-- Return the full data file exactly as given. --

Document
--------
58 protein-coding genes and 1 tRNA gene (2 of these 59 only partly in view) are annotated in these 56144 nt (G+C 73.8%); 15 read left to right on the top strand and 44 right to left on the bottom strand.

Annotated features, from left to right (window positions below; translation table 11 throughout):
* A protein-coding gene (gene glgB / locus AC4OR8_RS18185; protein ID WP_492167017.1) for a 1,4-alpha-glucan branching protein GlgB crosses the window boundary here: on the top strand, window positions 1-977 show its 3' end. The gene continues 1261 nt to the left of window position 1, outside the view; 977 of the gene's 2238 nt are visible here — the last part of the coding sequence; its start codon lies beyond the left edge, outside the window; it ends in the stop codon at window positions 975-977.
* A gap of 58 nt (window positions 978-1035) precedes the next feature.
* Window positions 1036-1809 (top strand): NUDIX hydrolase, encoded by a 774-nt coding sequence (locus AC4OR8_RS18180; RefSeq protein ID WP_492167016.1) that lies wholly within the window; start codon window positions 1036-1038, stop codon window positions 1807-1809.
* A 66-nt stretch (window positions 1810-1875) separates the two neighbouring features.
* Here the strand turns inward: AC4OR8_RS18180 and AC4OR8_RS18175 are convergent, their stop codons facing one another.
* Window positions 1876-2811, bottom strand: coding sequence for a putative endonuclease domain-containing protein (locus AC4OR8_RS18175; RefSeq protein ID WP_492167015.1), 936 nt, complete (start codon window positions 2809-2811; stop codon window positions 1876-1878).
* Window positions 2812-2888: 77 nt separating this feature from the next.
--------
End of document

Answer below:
58 protein-coding genes and 1 tRNA gene (2 of these 59 only partly in view) are annotated in these 56144 nt (G+C 73.8%); 15 read left to right on the top strand and 44 right to left on the bottom strand.

Annotated features, from left to right (window positions below; translation table 11 throughout):
* A protein-coding gene (gene glgB / locus AC4OR8_RS18185; protein ID WP_492167017.1) for a 1,4-alpha-glucan branching protein GlgB crosses the window boundary here: on the top strand, window positions 1-977 show its 3' end. The gene continues 1261 nt to the left of window position 1, outside the view; 977 of the gene's 2238 nt are visible here — the last part of the coding sequence; its start codon lies beyond the left edge, outside the window; it ends in the stop codon at window positions 975-977.
* A gap of 58 nt (window positions 978-1035) precedes the next feature.
* Window positions 1036-1809 (top strand): NUDIX hydrolase, encoded by a 774-nt coding sequence (locus AC4OR8_RS18180; RefSeq protein ID WP_492167016.1) that lies wholly within the window; start codon window positions 1036-1038, stop codon window positions 1807-1809.
* A 66-nt stretch (window positions 1810-1875) separates the two neighbouring features.
* Here the strand turns inward: AC4OR8_RS18180 and AC4OR8_RS18175 are convergent, their stop codons facing one another.
* Window positions 1876-2811, bottom strand: coding sequence for a putative endonuclease domain-containing protein (locus AC4OR8_RS18175; RefSeq protein ID WP_492167015.1), 936 nt, complete (start codon window positions 2809-2811; stop codon window positions 1876-1878).
* Window positions 2812-2888: 77 nt separating this feature from the next.